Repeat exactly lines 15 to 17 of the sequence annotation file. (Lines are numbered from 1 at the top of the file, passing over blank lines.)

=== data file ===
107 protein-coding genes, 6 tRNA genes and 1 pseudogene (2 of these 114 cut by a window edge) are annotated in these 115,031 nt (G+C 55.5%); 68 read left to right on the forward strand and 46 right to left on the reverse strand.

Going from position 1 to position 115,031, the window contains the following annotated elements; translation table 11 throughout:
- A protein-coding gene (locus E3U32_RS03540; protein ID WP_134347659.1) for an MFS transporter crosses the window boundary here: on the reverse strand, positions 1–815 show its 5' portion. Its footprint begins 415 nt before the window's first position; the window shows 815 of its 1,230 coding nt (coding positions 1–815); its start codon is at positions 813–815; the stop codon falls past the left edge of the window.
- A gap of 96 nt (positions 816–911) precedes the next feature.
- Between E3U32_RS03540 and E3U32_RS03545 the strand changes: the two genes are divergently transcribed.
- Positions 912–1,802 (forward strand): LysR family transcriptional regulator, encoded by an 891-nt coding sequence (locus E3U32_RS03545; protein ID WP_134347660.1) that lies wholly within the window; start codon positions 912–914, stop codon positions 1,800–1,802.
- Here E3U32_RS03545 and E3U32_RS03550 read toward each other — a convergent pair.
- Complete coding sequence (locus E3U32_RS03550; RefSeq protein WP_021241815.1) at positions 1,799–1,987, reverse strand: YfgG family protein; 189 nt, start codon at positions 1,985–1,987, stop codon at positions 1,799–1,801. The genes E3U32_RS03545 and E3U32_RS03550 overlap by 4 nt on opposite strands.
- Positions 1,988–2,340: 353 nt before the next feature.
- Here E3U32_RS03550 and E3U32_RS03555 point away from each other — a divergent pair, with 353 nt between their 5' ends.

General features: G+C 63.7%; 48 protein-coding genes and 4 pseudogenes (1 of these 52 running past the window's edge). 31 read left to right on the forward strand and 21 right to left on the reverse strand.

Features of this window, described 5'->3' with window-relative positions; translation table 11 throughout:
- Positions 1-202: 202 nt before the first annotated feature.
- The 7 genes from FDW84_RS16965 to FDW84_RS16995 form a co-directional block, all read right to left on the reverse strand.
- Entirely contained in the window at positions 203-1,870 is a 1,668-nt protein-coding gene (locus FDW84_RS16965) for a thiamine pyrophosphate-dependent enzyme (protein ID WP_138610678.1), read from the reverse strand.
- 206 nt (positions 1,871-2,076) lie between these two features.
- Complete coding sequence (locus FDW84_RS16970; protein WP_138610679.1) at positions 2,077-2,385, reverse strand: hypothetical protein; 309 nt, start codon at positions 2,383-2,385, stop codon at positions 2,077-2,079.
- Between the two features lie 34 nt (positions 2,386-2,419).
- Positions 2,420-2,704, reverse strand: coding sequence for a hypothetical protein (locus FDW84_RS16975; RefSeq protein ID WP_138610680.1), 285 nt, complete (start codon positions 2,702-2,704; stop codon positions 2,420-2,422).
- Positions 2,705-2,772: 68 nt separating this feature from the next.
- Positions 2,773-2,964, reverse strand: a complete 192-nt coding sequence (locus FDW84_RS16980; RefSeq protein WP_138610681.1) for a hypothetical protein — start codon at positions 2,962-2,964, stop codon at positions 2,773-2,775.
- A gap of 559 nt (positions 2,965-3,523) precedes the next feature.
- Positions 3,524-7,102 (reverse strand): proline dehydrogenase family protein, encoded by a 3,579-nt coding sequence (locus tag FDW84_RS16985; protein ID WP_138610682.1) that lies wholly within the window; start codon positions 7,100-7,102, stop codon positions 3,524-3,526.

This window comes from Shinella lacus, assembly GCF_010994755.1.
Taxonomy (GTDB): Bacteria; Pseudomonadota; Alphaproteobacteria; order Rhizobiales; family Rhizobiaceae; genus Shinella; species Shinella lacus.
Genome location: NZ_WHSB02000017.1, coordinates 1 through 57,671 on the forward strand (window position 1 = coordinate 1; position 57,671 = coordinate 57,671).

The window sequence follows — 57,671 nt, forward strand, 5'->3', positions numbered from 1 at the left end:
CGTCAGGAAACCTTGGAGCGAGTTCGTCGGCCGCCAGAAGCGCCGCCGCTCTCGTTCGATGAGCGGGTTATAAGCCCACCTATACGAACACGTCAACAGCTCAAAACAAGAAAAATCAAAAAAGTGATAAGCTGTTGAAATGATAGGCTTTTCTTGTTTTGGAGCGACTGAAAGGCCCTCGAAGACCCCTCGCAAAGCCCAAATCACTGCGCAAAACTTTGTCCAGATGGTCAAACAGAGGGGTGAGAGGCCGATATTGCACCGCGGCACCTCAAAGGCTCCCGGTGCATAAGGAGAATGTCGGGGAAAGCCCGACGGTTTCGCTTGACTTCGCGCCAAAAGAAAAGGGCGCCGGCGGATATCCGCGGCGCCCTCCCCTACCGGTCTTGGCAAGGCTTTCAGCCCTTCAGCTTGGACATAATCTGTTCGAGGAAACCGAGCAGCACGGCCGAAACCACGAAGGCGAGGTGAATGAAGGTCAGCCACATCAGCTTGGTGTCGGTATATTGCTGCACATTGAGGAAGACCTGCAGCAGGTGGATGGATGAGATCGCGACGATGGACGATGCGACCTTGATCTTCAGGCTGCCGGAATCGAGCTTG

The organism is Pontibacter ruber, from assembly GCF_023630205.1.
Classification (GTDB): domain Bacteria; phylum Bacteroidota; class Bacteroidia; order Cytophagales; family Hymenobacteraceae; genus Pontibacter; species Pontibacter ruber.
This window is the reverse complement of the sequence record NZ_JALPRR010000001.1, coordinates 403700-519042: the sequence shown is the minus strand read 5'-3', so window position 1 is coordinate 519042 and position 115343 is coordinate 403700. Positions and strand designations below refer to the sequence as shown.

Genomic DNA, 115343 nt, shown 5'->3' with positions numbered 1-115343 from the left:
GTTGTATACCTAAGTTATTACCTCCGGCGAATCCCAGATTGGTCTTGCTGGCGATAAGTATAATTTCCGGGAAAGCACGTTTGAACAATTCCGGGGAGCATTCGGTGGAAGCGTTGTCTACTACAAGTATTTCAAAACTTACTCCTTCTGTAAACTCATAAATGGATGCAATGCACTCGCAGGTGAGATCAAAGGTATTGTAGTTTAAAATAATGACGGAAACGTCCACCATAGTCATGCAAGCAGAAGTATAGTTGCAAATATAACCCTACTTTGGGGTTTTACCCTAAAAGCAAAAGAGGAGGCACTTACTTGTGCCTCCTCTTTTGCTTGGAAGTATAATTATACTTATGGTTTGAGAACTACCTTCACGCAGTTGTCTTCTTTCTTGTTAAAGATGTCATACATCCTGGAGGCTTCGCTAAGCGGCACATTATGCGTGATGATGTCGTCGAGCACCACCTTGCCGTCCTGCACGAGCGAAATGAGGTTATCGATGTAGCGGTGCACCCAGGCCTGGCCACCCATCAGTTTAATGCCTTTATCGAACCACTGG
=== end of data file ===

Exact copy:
- Entirely contained in the window at positions 203-1,870 is a 1,668-nt protein-coding gene (locus FDW84_RS16965) for a thiamine pyrophosphate-dependent enzyme (protein ID WP_138610678.1), read from the reverse strand.
- 206 nt (positions 1,871-2,076) lie between these two features.
- Complete coding sequence (locus FDW84_RS16970; protein WP_138610679.1) at positions 2,077-2,385, reverse strand: hypothetical protein; 309 nt, start codon at positions 2,383-2,385, stop codon at positions 2,077-2,079.